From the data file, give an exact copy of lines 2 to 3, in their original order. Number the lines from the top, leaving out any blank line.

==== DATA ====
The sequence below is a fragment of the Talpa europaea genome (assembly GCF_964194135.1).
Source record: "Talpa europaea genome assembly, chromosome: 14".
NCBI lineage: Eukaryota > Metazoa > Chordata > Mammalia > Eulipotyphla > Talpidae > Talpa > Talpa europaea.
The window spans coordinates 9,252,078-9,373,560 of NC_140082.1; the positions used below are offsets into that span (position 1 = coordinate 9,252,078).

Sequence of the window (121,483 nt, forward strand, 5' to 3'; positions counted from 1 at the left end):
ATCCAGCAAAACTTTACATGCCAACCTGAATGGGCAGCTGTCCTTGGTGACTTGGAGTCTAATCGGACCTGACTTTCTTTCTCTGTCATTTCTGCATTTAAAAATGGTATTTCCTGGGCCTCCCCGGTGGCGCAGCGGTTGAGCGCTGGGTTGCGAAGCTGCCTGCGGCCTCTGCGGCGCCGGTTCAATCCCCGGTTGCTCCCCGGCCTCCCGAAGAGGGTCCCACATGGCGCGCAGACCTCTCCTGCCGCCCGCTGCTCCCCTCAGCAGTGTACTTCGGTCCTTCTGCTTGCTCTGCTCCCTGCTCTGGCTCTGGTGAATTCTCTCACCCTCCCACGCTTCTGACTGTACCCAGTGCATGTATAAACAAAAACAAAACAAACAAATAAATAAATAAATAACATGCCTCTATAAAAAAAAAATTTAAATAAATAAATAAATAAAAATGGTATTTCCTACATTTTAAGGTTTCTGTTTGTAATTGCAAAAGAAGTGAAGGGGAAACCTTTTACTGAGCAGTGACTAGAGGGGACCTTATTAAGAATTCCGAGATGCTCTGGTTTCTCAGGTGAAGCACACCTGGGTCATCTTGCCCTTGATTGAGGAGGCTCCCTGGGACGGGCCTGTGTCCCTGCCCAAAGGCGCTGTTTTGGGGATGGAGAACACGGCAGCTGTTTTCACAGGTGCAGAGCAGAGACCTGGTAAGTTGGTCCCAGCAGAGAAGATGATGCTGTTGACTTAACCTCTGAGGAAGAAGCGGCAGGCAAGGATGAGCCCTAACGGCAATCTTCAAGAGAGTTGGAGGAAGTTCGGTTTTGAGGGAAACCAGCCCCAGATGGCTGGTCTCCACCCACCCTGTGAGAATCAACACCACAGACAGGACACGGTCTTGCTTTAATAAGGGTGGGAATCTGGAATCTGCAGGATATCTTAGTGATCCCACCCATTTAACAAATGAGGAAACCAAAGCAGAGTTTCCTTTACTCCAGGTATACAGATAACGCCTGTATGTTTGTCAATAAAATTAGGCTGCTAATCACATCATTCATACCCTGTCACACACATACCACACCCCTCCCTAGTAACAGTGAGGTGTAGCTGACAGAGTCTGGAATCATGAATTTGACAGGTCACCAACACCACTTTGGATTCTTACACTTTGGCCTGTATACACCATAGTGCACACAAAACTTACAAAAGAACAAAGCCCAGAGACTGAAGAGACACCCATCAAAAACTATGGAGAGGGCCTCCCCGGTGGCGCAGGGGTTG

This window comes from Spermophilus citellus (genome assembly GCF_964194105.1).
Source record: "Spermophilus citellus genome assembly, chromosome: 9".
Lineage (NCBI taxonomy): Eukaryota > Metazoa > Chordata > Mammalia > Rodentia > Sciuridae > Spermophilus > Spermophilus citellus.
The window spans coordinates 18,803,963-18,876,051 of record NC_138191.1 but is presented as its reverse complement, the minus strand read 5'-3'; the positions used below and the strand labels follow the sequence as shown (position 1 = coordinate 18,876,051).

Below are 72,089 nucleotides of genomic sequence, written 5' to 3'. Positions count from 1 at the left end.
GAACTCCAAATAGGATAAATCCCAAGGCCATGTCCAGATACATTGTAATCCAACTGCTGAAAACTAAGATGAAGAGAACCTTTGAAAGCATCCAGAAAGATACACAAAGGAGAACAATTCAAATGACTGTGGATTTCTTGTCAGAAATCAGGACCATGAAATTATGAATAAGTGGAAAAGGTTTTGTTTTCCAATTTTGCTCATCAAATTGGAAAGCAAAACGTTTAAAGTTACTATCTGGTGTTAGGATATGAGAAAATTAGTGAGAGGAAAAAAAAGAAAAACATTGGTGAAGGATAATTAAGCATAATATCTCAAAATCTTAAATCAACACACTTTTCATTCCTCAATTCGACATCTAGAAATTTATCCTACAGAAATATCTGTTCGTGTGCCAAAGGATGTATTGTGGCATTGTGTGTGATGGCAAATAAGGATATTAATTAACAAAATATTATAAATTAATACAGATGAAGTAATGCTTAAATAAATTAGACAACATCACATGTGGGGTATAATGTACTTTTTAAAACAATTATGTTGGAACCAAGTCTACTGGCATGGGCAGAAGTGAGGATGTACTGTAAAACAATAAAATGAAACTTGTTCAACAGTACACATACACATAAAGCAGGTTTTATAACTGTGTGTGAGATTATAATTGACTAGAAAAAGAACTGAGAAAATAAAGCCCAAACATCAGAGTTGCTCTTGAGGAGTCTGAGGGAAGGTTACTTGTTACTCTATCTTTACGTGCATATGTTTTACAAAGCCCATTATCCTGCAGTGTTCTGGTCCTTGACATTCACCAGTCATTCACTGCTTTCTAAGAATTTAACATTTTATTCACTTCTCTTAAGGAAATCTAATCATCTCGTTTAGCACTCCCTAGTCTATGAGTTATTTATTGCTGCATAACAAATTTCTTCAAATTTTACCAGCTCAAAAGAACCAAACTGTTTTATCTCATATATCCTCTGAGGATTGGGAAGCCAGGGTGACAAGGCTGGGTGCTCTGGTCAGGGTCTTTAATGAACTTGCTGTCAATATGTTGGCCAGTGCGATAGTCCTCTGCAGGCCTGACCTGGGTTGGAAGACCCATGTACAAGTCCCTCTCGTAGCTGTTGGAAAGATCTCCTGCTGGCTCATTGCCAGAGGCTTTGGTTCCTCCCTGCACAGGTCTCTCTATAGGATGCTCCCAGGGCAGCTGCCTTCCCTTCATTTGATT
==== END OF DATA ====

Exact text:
Source record: "Talpa europaea genome assembly, chromosome: 14".
NCBI lineage: Eukaryota > Metazoa > Chordata > Mammalia > Eulipotyphla > Talpidae > Talpa > Talpa europaea.